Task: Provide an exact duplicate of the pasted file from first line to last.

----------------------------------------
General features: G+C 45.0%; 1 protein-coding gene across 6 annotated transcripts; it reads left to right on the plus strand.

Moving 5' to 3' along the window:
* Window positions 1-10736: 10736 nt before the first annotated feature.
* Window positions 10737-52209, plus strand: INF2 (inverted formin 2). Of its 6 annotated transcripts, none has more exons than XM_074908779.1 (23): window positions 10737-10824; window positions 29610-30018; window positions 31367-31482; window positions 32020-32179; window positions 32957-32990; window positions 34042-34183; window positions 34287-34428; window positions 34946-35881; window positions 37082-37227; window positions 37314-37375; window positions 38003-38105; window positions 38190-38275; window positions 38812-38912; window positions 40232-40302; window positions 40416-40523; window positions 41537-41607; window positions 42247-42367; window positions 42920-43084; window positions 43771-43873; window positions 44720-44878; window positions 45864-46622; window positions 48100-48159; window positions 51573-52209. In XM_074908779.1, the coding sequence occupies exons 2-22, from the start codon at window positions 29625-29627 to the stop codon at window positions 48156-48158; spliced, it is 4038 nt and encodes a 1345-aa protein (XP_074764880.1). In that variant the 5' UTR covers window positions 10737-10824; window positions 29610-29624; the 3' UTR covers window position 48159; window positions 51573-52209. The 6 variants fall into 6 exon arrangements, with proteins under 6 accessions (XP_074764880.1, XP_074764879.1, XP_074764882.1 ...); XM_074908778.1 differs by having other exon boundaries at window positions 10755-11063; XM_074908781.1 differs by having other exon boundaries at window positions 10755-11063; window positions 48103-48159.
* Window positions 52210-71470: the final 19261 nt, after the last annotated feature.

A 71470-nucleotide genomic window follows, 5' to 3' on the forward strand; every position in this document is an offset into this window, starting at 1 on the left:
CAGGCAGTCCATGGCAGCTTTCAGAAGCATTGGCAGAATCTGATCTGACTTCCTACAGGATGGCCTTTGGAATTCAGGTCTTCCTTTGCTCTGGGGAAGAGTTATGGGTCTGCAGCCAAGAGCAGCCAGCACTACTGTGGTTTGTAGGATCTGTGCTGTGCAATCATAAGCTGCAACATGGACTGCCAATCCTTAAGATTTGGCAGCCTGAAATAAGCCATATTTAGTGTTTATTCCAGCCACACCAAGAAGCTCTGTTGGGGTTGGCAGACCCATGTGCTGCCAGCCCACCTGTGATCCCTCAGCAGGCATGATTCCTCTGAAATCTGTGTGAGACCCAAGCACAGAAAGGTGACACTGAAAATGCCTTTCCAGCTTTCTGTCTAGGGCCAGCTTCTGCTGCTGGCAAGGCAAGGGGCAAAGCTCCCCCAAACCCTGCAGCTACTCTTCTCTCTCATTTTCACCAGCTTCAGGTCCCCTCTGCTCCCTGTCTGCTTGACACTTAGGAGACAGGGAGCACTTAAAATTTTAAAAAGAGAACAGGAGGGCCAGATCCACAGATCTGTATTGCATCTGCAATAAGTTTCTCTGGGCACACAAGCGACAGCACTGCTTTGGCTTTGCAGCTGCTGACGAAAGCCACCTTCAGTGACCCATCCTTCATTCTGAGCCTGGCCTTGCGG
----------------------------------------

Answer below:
General features: G+C 45.0%; 1 protein-coding gene across 6 annotated transcripts; it reads left to right on the plus strand.

Moving 5' to 3' along the window:
* Window positions 1-10736: 10736 nt before the first annotated feature.
* Window positions 10737-52209, plus strand: INF2 (inverted formin 2). Of its 6 annotated transcripts, none has more exons than XM_074908779.1 (23): window positions 10737-10824; window positions 29610-30018; window positions 31367-31482; window positions 32020-32179; window positions 32957-32990; window positions 34042-34183; window positions 34287-34428; window positions 34946-35881; window positions 37082-37227; window positions 37314-37375; window positions 38003-38105; window positions 38190-38275; window positions 38812-38912; window positions 40232-40302; window positions 40416-40523; window positions 41537-41607; window positions 42247-42367; window positions 42920-43084; window positions 43771-43873; window positions 44720-44878; window positions 45864-46622; window positions 48100-48159; window positions 51573-52209. In XM_074908779.1, the coding sequence occupies exons 2-22, from the start codon at window positions 29625-29627 to the stop codon at window positions 48156-48158; spliced, it is 4038 nt and encodes a 1345-aa protein (XP_074764880.1). In that variant the 5' UTR covers window positions 10737-10824; window positions 29610-29624; the 3' UTR covers window position 48159; window positions 51573-52209. The 6 variants fall into 6 exon arrangements, with proteins under 6 accessions (XP_074764880.1, XP_074764879.1, XP_074764882.1 ...); XM_074908778.1 differs by having other exon boundaries at window positions 10755-11063; XM_074908781.1 differs by having other exon boundaries at window positions 10755-11063; window positions 48103-48159.
* Window positions 52210-71470: the final 19261 nt, after the last annotated feature.

A 71470-nucleotide genomic window follows, 5' to 3' on the forward strand; every position in this document is an offset into this window, starting at 1 on the left:
CAGGCAGTCCATGGCAGCTTTCAGAAGCATTGGCAGAATCTGATCTGACTTCCTACAGGATGGCCTTTGGAATTCAGGTCTTCCTTTGCTCTGGGGAAGAGTTATGGGTCTGCAGCCAAGAGCAGCCAGCACTACTGTGGTTTGTAGGATCTGTGCTGTGCAATCATAAGCTGCAACATGGACTGCCAATCCTTAAGATTTGGCAGCCTGAAATAAGCCATATTTAGTGTTTATTCCAGCCACACCAAGAAGCTCTGTTGGGGTTGGCAGACCCATGTGCTGCCAGCCCACCTGTGATCCCTCAGCAGGCATGATTCCTCTGAAATCTGTGTGAGACCCAAGCACAGAAAGGTGACACTGAAAATGCCTTTCCAGCTTTCTGTCTAGGGCCAGCTTCTGCTGCTGGCAAGGCAAGGGGCAAAGCTCCCCCAAACCCTGCAGCTACTCTTCTCTCTCATTTTCACCAGCTTCAGGTCCCCTCTGCTCCCTGTCTGCTTGACACTTAGGAGACAGGGAGCACTTAAAATTTTAAAAAGAGAACAGGAGGGCCAGATCCACAGATCTGTATTGCATCTGCAATAAGTTTCTCTGGGCACACAAGCGACAGCACTGCTTTGGCTTTGCAGCTGCTGACGAAAGCCACCTTCAGTGACCCATCCTTCATTCTGAGCCTGGCCTTGCGG